ITPL Ep 027 featured image

Episode 027 JFK at 100 – The Legacy and Memory of a President


In this episode, in recognition of John F. Kennedy’s 100 birthday – I know, 100?, Really? – we dive into the life and legacy of the nation’s 35th President. Every couple of years, we read about a poll that ranks the presidents of the United States from best to worst. These surveys generally attract a lot of public attention, and they do so for two reasons.subscribe-button
First, lots of people want to know where recent presidents rank (where’s Obama? Bush?).And second, many people want to know who’s in the top 10. They want to see if Lincoln ranks number one versus Washington, but they also seem keenly interested in the ranking of presidents like John F. Kennedy. JFK often lands in the top 10. In fact, a recent CNN Poll of historians put Kennedy at #8. But this result often leaves historians and political scientists scratching their heads. Kennedy, after all, served less than one full term. And he had his share of personal flaws and political failures. Well, there’s no simple answer to this question. But part of this answer is certainly tied to the way JFK created a magnetic political persona on his way to becoming President and then, following his assassination, the way Kennedy loyalists carefully crafted and preserved a certain kind of historical image of JFK.

That’s our focus in this episode. Here’s the lineup:
1. First, I sit down with historian Michael J. Hogan to talk about his latest book, The Afterlife of John Fitzgerald Kennedy: A Biography. Hogan is a distinguished professor of history at the University of Illinois, Springfield and an emeritus professor of history at Ohio State University.Michael J. Hogan, The Afterlife of John Fitzgerald Kennedy: A Biography

2. Second, I visit the museum dedicated to the JFK assassination, the 6th Floor Museum at Dealey Plaza to talk to some of the people who visit the site.

About Michal J. Hogan website

Further Reading

Michael J. Hogan, The Afterlife of John Fitzgerald Kennedy: A Biography.

Robert Dallek, JFK: An Unfinished Life, 1917-1963

Arthur M. Schlesinger Jr., A Thousand Days: John F. Kennedy in the White House

Music for This Episode

Jay Graham, ITPL Intro (JayGMusic.com)

Kevin McCleod, “Impact Moderato” (Free Music Archive)

Ketsa, “I Will Be There” (Free Music Archive)

PC III, “Cavalcades” (Free Music Archive)

Jon Luc Hefferman, “Epoch” (Free Music Archive)

The Bell, “I Am History” (Free Music Archive)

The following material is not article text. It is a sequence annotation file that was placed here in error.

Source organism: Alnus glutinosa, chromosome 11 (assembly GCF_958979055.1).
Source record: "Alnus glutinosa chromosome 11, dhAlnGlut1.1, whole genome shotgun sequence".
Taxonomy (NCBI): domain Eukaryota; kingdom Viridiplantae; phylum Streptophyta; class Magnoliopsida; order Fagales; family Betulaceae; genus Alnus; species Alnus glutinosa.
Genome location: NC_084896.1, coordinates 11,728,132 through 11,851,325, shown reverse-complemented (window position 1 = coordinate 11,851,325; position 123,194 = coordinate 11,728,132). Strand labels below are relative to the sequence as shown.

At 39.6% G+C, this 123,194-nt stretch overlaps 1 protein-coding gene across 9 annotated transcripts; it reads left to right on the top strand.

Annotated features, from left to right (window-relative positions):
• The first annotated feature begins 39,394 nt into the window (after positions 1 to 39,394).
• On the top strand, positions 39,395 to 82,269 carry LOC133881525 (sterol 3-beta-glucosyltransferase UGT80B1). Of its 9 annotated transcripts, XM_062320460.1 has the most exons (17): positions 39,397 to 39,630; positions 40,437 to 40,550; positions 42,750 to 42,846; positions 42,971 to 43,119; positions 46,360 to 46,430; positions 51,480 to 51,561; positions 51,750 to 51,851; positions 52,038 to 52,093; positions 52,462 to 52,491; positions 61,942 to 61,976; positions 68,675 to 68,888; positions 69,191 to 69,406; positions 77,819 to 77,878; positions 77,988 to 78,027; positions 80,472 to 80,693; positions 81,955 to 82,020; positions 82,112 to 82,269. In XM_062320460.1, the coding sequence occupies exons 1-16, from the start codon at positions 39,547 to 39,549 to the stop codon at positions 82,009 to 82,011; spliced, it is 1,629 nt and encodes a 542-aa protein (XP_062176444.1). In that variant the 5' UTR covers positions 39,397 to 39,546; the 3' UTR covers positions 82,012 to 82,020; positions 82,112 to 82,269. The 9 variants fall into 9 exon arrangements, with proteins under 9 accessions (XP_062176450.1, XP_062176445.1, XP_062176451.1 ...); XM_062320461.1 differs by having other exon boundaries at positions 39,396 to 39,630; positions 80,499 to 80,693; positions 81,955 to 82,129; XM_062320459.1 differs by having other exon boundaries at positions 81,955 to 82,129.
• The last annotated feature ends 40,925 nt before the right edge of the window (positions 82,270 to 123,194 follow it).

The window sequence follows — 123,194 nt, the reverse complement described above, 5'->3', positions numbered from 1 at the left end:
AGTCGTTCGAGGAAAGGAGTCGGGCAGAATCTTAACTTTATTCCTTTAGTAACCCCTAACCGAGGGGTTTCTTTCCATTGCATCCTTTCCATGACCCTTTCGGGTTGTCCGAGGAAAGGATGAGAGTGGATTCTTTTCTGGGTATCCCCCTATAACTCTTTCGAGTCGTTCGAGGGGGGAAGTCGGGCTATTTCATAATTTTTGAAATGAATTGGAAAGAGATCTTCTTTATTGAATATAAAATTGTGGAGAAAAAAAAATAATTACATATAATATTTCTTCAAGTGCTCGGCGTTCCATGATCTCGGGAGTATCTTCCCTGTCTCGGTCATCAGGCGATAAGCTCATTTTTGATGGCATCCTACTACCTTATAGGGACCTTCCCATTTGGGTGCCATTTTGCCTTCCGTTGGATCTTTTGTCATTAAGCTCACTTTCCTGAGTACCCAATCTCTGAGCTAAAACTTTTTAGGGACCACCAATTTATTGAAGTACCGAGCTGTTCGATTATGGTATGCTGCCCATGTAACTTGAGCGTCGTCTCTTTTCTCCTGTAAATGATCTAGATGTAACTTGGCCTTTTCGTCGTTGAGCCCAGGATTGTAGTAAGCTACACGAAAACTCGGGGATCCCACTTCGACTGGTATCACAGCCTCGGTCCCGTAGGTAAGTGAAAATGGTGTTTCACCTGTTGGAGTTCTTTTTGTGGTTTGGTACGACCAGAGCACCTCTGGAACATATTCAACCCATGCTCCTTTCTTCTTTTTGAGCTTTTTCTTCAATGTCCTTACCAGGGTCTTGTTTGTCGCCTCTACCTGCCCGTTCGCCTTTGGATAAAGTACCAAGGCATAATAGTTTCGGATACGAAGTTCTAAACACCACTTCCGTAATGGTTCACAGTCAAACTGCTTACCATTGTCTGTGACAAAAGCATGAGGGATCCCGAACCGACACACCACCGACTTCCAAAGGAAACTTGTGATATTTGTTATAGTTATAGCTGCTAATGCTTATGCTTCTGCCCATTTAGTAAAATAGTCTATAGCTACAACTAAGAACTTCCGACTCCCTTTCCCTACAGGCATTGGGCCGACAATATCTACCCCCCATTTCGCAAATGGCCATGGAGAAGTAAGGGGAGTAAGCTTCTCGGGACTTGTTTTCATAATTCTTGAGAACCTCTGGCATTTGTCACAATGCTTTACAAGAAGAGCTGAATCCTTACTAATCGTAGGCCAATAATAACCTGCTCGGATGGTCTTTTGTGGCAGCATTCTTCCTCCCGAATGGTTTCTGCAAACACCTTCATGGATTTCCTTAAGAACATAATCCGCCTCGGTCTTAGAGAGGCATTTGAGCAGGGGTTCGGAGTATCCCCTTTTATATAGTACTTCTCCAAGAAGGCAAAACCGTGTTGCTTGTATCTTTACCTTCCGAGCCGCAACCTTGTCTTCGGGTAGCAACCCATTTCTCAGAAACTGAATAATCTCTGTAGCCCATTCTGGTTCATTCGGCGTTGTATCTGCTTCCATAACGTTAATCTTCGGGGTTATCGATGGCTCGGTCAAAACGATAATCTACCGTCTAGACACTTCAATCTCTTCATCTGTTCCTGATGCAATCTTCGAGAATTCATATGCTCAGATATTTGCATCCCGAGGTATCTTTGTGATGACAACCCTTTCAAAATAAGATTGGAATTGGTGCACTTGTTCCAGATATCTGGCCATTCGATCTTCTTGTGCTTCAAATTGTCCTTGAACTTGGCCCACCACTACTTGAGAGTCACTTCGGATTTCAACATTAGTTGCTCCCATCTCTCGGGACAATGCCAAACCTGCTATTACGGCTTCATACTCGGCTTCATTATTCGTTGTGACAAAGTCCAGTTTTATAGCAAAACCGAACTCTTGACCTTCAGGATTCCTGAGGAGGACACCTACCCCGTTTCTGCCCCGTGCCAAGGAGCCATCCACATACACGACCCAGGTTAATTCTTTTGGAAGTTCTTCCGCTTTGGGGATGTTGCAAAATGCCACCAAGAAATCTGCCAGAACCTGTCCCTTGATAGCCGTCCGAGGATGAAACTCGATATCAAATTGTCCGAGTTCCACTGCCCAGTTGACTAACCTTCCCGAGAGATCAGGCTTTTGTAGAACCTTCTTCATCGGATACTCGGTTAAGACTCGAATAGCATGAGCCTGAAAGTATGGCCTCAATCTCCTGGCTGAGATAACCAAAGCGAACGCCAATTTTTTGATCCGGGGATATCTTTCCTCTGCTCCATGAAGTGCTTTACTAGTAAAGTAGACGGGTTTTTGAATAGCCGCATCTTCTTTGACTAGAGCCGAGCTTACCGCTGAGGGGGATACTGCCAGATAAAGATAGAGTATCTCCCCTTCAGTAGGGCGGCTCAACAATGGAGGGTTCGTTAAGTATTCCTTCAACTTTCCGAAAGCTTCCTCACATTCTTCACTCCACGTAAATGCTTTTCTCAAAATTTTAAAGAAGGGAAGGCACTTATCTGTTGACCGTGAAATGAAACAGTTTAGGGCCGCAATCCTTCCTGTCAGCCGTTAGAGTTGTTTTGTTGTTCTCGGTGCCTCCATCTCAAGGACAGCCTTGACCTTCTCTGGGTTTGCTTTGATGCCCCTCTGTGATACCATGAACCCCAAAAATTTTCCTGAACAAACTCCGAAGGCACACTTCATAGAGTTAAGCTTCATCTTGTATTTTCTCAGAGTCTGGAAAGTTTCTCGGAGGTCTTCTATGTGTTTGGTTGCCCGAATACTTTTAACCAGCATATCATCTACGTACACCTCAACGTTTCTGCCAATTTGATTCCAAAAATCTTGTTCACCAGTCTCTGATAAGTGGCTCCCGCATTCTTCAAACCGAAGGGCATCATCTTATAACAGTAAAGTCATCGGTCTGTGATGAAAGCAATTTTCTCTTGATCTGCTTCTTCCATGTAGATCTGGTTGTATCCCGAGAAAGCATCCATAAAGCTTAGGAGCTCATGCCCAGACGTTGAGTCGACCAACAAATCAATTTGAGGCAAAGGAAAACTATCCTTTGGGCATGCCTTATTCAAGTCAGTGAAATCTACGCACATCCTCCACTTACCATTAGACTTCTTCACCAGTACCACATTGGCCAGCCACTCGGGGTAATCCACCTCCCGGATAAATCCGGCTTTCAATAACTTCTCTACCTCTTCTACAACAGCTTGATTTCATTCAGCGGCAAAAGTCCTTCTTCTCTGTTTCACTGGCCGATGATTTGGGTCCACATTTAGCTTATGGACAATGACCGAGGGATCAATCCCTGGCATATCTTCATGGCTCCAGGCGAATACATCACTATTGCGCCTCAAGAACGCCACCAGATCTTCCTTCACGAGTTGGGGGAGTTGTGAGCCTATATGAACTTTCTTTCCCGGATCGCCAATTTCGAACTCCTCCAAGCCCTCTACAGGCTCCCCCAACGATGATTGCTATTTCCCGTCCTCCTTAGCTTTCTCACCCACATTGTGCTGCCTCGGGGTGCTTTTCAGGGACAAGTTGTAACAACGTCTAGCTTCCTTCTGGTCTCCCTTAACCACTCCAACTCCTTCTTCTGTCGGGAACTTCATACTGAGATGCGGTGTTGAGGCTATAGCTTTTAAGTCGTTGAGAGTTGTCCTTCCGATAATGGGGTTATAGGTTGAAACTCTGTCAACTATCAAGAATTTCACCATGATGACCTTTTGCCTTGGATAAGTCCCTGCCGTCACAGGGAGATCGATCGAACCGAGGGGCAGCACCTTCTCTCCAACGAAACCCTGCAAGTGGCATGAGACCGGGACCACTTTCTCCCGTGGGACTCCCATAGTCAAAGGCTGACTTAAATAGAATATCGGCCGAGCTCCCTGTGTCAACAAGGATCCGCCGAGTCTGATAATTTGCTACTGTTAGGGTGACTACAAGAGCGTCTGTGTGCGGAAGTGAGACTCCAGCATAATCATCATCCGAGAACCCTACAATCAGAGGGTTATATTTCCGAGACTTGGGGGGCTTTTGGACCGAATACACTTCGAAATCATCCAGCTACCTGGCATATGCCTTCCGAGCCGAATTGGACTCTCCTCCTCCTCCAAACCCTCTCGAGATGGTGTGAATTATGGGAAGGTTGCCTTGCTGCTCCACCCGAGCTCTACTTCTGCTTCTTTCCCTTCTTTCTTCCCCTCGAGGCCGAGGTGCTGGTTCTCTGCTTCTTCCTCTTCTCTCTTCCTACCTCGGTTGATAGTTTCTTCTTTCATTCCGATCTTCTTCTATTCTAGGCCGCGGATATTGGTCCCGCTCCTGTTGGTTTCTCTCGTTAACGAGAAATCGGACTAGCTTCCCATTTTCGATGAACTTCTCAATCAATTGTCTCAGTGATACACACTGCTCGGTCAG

Production Credits

Executive Producer: Lulu Spencer

Associate Producer: Devyn McHugh

Technical Advisors: Holly Hunt and Jesse Anderson

Podcasting Consultant: Darrell Darnell of Pro Podcast Solutions

Photographer: John Buckingham

Graphic Designer: Maggie Cellucci

Website by: ERI Design

Legal services: Tippecanoe and Tyler Too

Social Media management: The Pony Express

Risk Assessment: Little Big Horn Associates

Growth strategies: 54 40 or Fight

© Snoring Beagle International, 2017

 

  • Tom Neagle

    Ed, a very interesting podcast about a piece of history that happened in my lifetime. As Professor Hogan stated, almost everyone alive at the time can tell you exactly where they were when they heard of JFK’s assassination. I was a 15 year old high school kid at St. Anthony’s High School on Long Island returning from phys ed class to French class (taught by an immigrant from Lebanon) when I ran into a classmate in the hall who told me “Kennedy has been shot!” Naturally, I did not believe him until the French teacher confirmed it and led us in prayer. He was still alive, at least as far as we knew since there were no mobile phones and no one had a radio on the bus home. Speculation by some was that LBJ had arranged for the dastardly deed. When I got home, my Mom was in tears with the black & white TV on and told us he had died. As Irish Catholics, having him as president was a big deal and when he ran for president, the family went to a rally for him in the Commack (L.I.) arena. My Mom dragged me with her to a side door to try to see him arriving. Indeed we did and while I was not able to shake his hand, I was within 2-3 feet of him but I recall at the time thinking he had no chance to beat Nixon. More objectively, his failure with the Bay of Pigs was probably more than offset by the “success” of the Cuban Missile Crisis.

    Like Abraham Lincoln in which revisionist history tells us he was adored, the reality was that like Lincoln, Kennedy was hated by many. His widow lived a masterful life honing the fiction of “Camelot.”

    What many, including myself, wonder was what would have been the result of the war in Vietnam had Kennedy lived.

    • Edward T. O’Donnell

      Hi Tom, Thanks for your comments and reflections about the podcast episode. It’s generated a lot of feedback for the reasons you noted – it was such a big event in the lives of so many Americans and it lives on among those of us not old enough to have experienced it. Good question about Vietnam. Robert Dallek’s bio of JFK strongly suggests JFK would not have escalated like JBJ did. Alas, we’ll never know. – Ed